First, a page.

Religious differences don’t justify family squabble

It ’s the role of ffamily members to show up for ancestral rites

Makazi Ncumi and her favorite niece Zipho circa December 2017.
Makazi Ncumi and her favorite niece Zipho circa December 2017.
Image: Supplied

I have always found it interesting when people cite religious differences as justification for not participating in ancestral rites.

My position is: family supports family. Qha! 

Okay let's take a few steps back. A while ago I binged on the Bala Family reality TV series. I, like many South Africans, have historically found them fascinating as a trio of brothers with singing capabilities.  

For a little context, the show follows the life of the Bala family in their matriarchal familial surrounds of Gqeberha and Kariega – formerly known as Uitenhage. The youngest brother, Phelo, is a journeying sangoma within a family that, by the looks of things, has been historically staunch in its Christian beliefs.

Nonetheless, Phelo is actively biting the bullet by going against the grain to fulfil his ancestral calling and become a fully initiated healer. Phelo’s beliefs and decision (towards actualising ubungoma) are very apparently a contentious matter, with some members expressing apprehension or fully ceasing to attend or participate in ceremonies.  

In one of his diary sessions, Zwai, the oldest brother, expresses irritation at the failure of some to participate as a matter of "beliefs". “Family is family” he said, while loosely emphasising that it is the role of family to show up and support one another. Family supports family.

Thinking back on Zwai’s words, I cannot help but to stroll down memory lane while reflecting on my own journey as a traditional healer. Specifically the roles of the many family members that needed to step in and participate in rituals that implicate them because of their relation to me.  

Let me explain. Intwaso is not an individual project – it is a group effort and the group is your family. There are specific rites that require the participation and representation of patriarchal and matriarchal ancestors. The roles of physical family members representing these said ancestral groupings are therefore seminal in rituals like ukuphahla (communicating with family members residing in the ancestral realm) and ukusila (preparing traditional beer).  

Also, when a ritual (ceremony) takes place, customarily there are witnesses as a form of record-keeping and ancestral affirmation. The creation of roles towards the successful execution of a ceremony ensures the presence engagement of all required members. Brilliant on our ancestors' part – if you think about the sophistication of this complex design. 

A clearer example, each family will have intlabi, a person who is responsible for carefully and ritualistically slaughtering an animal according to the customs of their family. Not everyone can be intlabi – it is a gift that is often passed from father to son. Also, animals cannot be slaughtered willy-nilly without the observation of custom. This means that for every occasion that entails slaughtering, the intlabi must be in attendance and must fulfill his role.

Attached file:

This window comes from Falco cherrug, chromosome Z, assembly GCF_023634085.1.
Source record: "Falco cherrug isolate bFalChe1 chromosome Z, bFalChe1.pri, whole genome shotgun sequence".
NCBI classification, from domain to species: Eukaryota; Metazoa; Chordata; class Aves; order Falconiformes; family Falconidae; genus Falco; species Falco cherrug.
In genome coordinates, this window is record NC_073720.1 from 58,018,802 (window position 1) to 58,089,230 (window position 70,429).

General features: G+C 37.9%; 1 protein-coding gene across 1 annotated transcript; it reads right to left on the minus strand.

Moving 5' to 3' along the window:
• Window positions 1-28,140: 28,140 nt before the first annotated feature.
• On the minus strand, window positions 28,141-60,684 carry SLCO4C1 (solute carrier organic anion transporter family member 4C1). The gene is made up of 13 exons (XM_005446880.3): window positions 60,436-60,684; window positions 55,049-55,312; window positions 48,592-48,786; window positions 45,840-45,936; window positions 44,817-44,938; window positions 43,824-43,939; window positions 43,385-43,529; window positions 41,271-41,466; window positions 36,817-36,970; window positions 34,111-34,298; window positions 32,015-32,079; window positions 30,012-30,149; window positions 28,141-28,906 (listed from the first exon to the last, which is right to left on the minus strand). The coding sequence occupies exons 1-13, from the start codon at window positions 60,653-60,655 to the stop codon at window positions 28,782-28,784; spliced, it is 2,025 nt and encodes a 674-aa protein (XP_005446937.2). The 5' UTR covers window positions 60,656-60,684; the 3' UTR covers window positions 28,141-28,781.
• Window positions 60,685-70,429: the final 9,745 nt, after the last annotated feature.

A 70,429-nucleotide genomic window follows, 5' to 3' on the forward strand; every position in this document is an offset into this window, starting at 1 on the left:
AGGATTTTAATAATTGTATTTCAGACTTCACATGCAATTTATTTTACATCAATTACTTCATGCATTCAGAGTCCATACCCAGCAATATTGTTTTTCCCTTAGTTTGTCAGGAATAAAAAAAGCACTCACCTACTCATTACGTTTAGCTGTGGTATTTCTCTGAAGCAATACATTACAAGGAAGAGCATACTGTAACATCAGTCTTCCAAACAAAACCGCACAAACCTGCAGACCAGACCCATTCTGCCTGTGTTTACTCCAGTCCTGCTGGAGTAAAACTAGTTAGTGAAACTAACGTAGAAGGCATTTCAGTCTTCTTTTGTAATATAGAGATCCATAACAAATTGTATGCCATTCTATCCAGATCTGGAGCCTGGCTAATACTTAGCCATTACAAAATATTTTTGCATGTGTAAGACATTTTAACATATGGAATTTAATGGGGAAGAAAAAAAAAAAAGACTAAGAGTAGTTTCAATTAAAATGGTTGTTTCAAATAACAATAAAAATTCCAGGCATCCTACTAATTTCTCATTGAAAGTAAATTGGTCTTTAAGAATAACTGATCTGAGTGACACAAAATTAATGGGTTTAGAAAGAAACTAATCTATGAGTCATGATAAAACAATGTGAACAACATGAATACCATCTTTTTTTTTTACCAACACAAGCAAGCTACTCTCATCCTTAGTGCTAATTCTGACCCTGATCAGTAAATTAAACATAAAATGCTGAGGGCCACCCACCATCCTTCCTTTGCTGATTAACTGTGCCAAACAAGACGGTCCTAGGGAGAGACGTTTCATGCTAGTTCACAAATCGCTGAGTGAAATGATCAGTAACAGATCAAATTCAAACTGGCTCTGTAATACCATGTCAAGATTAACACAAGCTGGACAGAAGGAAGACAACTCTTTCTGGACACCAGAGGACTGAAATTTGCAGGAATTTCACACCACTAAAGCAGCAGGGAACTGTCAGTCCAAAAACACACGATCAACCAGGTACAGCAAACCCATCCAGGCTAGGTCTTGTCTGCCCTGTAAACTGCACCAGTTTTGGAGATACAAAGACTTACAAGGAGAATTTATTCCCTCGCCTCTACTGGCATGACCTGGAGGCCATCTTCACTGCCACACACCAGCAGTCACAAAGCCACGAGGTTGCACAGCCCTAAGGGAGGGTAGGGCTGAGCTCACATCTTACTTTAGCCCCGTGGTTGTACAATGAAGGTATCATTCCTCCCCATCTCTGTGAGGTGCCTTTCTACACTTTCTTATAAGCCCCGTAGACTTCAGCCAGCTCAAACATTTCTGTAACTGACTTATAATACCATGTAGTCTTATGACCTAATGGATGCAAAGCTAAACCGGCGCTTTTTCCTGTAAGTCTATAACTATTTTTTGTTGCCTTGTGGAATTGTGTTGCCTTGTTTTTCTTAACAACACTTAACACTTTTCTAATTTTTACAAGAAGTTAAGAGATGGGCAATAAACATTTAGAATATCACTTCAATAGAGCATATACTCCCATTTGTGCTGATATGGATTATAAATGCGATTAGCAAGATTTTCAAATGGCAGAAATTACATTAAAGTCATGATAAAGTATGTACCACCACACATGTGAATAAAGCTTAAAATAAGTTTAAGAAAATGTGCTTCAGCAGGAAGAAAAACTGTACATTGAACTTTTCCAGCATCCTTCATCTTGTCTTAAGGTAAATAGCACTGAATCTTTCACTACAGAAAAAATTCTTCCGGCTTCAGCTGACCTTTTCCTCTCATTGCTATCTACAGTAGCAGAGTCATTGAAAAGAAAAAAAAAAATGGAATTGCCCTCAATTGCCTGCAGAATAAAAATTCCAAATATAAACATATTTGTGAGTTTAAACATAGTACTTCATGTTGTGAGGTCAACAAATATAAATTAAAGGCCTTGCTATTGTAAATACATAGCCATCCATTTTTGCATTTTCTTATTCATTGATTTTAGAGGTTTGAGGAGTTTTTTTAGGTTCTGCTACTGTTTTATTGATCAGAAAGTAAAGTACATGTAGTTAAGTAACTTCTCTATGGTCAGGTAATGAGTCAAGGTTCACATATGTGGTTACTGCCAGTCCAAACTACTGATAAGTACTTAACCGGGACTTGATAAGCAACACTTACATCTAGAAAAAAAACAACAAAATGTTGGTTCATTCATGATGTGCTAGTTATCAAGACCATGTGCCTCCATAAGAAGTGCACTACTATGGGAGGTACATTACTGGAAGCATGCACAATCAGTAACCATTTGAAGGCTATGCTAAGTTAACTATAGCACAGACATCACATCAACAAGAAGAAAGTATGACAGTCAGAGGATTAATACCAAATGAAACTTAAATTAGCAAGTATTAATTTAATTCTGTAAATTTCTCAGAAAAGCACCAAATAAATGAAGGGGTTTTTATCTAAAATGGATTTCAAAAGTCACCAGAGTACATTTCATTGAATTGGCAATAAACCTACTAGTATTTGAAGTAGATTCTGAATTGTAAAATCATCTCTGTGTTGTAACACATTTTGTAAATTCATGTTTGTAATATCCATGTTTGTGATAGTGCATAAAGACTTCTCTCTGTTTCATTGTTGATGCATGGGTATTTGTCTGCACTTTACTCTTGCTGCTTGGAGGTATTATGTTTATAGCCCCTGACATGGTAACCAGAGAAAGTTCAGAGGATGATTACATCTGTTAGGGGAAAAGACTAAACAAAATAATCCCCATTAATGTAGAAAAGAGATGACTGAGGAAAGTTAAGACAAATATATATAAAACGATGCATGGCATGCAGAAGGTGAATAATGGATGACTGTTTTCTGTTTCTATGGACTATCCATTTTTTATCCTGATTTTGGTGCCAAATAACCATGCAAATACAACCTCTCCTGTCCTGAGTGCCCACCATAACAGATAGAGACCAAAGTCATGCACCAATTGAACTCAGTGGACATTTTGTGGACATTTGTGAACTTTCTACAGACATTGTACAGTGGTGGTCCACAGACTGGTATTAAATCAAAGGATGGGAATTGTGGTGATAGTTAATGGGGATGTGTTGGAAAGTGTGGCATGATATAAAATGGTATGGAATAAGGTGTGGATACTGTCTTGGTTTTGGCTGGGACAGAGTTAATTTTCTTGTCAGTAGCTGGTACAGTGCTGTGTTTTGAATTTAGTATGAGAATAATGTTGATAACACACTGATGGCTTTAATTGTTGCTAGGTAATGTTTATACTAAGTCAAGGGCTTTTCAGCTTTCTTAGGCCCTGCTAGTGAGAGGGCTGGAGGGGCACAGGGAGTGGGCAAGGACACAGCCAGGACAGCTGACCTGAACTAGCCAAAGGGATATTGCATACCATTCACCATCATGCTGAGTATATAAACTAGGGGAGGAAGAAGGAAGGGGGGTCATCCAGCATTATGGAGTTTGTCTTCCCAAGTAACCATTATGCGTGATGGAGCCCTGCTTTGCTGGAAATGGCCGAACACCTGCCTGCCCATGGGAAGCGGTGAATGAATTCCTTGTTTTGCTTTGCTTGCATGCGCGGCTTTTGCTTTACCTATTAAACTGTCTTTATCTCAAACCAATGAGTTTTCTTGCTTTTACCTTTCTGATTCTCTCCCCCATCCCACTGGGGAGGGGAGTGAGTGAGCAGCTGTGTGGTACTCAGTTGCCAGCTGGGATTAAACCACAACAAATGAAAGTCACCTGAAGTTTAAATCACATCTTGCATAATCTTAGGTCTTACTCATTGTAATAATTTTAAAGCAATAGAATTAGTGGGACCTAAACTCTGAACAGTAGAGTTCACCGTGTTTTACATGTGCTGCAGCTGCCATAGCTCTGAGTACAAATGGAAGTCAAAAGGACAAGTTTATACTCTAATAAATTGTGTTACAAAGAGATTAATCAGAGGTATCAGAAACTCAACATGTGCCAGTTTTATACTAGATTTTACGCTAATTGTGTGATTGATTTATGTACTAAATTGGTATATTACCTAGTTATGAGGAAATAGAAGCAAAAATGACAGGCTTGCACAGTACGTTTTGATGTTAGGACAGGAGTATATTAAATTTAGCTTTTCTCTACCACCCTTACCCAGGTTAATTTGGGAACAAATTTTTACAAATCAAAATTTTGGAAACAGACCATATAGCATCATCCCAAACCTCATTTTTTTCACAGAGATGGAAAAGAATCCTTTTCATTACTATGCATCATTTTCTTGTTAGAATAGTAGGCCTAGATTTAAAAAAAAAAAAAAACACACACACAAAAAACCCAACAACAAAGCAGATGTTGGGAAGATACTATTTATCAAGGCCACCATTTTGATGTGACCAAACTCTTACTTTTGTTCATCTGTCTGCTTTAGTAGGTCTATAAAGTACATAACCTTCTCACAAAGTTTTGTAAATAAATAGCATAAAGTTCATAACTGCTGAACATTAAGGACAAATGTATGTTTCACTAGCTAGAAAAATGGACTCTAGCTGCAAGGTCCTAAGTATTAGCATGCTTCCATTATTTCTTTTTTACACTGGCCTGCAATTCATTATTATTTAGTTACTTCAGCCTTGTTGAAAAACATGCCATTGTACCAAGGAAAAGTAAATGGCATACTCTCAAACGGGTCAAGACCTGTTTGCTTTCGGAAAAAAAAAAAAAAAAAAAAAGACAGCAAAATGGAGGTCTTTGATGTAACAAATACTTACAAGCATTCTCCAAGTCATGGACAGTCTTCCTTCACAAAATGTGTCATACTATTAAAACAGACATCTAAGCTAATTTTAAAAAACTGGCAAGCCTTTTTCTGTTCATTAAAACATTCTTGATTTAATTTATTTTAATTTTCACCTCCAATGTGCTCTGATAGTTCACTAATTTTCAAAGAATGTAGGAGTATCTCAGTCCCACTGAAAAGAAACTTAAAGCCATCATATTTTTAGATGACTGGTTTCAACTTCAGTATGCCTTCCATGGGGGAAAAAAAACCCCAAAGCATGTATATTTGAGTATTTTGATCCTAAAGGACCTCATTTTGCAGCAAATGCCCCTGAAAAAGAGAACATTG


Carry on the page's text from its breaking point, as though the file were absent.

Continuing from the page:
Fortunately for me, I have had little to no ill-support because of "conflicting" Christian beliefs. I remember when I started journeying around 2019, I was living in my maternal home in Mthatha with my mom, grandmother, sister and aunt.  

My maternal aunt, Ncumisa, has been a born-again Christian for many years now. Her love and dedication to the word of God and her church community have always been admirable – along many other things. I mean, hear me out; when I was growing up the girlie was fashionable, always looked and smelled good and she had nice things. She had this clean lady-like aesthetic and she fully embraced the fashion of each era (her 90s fits are out of this world).  

When I was younger, we were besties. I was literally an auntie's baby. I would watch her tentatively and decide which parts of her I would embrace when "I grow up".

The other thing I have always admired about my aunt is her unconditional regard and support for family. No matter what. Her beliefs generally would prohibit her from even witnessing her niece become a sangoma, for example, but I know she has not missed even one of my ceremonies.  

I remember when all of this started, she would ask me if there was anything expected of her. Which is slightly funny when I consider that she has a pusillanimous character. She would ask to mentally prepare herself. The look on her face when I would describe my experiences thus far – she was always in sheer and utter disbelief. I’d often say “relax... I’m doing it, I’ll be fine” knowing fully well that I am as scared and anxious. 

I imagine the psychological turmoil that one faces when transgressing church rules – even if it is to support family. Her presence tells me that the turmoil is something that she is willing to negotiate with God. I think in her heart of hearts, supporting and showing up for family is the morally superior thing to do. That’s brave.   

Belated happy birthday makazi wam!

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